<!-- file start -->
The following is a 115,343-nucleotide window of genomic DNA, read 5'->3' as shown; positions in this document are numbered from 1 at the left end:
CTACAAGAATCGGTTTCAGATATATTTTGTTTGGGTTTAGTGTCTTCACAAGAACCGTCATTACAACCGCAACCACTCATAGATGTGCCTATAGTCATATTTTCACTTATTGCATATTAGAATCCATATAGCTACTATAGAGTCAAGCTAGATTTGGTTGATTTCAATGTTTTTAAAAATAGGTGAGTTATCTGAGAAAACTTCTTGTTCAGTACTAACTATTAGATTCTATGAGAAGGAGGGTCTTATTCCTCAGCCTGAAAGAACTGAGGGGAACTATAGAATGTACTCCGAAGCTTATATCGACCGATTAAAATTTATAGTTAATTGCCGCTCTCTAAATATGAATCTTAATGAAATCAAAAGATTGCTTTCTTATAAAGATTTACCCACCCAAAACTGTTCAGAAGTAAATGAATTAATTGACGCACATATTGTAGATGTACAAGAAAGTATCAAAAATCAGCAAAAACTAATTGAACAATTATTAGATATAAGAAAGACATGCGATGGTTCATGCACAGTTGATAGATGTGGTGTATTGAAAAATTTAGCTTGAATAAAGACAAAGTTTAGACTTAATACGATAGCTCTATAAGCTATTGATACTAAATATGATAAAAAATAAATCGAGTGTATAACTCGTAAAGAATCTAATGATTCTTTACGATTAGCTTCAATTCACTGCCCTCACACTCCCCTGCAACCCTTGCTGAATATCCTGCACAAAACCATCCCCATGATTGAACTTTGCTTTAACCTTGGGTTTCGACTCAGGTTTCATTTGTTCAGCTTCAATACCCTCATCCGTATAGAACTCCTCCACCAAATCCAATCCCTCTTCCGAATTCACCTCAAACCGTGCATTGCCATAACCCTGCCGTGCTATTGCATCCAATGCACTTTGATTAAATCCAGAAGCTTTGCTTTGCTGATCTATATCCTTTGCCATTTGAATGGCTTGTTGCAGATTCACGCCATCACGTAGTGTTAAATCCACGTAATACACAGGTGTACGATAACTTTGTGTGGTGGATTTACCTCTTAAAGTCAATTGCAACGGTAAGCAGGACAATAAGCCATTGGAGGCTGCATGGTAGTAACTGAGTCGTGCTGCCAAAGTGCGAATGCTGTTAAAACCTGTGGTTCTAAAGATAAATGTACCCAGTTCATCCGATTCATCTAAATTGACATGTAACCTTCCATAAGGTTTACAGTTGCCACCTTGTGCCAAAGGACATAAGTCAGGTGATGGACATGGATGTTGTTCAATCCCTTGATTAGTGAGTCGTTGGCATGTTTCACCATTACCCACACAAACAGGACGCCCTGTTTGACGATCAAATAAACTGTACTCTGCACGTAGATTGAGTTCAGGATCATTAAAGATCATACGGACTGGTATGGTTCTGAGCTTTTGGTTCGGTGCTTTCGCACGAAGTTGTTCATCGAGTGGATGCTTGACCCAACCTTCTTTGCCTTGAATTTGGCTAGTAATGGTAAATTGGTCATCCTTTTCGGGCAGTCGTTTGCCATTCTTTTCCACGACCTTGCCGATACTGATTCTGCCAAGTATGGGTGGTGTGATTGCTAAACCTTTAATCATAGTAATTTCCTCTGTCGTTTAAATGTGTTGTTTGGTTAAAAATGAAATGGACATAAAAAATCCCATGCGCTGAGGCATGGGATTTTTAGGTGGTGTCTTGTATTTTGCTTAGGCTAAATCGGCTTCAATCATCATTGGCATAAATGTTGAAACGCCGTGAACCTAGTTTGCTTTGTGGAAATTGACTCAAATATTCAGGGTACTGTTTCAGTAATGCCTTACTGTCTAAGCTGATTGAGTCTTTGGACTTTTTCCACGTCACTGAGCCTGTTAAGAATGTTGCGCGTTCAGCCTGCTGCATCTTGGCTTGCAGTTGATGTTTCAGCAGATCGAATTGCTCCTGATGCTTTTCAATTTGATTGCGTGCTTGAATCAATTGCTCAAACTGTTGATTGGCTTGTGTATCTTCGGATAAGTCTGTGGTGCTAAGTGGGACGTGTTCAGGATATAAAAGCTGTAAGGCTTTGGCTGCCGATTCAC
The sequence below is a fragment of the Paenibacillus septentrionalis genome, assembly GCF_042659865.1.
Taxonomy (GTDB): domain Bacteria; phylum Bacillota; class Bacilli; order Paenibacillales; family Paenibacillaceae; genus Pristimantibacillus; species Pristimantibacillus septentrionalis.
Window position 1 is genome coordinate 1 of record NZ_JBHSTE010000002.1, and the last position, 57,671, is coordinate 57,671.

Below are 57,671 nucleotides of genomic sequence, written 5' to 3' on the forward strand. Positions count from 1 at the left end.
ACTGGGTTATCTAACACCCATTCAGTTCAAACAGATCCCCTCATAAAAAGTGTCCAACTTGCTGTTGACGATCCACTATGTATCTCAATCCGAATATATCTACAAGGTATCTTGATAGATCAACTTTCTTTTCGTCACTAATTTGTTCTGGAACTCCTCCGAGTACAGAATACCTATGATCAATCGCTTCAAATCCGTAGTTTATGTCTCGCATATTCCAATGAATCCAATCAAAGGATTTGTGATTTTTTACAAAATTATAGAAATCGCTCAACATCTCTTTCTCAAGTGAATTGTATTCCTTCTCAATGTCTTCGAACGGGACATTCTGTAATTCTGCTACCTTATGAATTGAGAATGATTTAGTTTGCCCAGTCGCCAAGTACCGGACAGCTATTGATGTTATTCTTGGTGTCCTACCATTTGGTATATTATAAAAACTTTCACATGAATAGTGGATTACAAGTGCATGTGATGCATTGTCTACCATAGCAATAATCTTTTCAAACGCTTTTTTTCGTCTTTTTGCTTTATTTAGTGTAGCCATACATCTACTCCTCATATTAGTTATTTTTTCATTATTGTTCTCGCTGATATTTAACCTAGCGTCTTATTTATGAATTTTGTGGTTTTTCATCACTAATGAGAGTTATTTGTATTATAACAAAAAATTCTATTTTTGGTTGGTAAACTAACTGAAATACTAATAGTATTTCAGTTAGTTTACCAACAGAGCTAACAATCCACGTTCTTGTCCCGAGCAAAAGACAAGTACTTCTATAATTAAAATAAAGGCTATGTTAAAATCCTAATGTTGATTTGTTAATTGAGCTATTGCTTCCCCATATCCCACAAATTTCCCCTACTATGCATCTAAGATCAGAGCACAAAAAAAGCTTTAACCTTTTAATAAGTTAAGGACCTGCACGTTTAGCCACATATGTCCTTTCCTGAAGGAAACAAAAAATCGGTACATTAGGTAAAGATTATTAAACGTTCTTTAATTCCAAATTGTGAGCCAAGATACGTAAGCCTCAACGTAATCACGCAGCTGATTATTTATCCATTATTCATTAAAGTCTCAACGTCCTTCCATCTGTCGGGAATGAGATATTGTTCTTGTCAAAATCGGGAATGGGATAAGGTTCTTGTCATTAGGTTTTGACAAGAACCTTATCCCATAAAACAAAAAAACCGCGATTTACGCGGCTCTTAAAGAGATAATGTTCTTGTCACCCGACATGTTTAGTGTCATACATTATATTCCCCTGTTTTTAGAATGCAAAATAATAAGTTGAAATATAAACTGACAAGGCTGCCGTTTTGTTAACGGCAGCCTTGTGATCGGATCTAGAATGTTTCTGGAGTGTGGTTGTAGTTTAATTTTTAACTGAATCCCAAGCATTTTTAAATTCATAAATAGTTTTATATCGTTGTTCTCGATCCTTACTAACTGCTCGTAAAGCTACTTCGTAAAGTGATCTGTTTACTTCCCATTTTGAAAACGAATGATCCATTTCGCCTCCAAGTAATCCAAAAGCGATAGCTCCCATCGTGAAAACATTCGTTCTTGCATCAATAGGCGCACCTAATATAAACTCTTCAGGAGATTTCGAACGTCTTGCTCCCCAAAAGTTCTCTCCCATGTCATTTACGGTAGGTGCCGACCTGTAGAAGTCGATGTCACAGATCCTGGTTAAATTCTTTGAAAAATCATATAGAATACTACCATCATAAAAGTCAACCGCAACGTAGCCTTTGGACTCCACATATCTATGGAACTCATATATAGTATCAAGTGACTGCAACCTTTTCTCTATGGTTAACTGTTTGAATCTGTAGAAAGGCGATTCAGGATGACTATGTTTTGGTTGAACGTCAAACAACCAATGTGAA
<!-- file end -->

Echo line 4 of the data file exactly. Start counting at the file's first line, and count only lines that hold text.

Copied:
Taxonomy (GTDB): domain Bacteria; phylum Bacillota; class Bacilli; order Paenibacillales; family Paenibacillaceae; genus Pristimantibacillus; species Pristimantibacillus septentrionalis.